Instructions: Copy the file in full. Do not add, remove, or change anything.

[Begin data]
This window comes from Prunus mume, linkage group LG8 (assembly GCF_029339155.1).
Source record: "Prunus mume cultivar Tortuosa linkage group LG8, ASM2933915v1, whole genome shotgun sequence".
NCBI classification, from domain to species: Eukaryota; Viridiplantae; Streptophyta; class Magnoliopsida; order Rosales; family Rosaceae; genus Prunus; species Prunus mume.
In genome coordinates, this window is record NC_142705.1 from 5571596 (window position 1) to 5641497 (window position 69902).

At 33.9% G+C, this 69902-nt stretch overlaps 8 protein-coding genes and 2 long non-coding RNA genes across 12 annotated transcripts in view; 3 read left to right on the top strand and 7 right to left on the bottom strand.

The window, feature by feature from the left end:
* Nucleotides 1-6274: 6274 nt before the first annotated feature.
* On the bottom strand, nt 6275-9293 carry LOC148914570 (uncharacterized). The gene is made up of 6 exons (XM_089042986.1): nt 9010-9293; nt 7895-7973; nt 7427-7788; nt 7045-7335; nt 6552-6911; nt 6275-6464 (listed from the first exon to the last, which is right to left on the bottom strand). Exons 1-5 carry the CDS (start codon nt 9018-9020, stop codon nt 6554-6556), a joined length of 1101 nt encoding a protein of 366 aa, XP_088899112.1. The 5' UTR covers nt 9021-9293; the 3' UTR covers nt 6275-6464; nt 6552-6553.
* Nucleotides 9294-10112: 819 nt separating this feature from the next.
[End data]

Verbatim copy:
This window comes from Prunus mume, linkage group LG8 (assembly GCF_029339155.1).
Source record: "Prunus mume cultivar Tortuosa linkage group LG8, ASM2933915v1, whole genome shotgun sequence".
NCBI classification, from domain to species: Eukaryota; Viridiplantae; Streptophyta; class Magnoliopsida; order Rosales; family Rosaceae; genus Prunus; species Prunus mume.
In genome coordinates, this window is record NC_142705.1 from 5571596 (window position 1) to 5641497 (window position 69902).

At 33.9% G+C, this 69902-nt stretch overlaps 8 protein-coding genes and 2 long non-coding RNA genes across 12 annotated transcripts in view; 3 read left to right on the top strand and 7 right to left on the bottom strand.

The window, feature by feature from the left end:
* Nucleotides 1-6274: 6274 nt before the first annotated feature.
* On the bottom strand, nt 6275-9293 carry LOC148914570 (uncharacterized). The gene is made up of 6 exons (XM_089042986.1): nt 9010-9293; nt 7895-7973; nt 7427-7788; nt 7045-7335; nt 6552-6911; nt 6275-6464 (listed from the first exon to the last, which is right to left on the bottom strand). Exons 1-5 carry the CDS (start codon nt 9018-9020, stop codon nt 6554-6556), a joined length of 1101 nt encoding a protein of 366 aa, XP_088899112.1. The 5' UTR covers nt 9021-9293; the 3' UTR covers nt 6275-6464; nt 6552-6553.
* Nucleotides 9294-10112: 819 nt separating this feature from the next.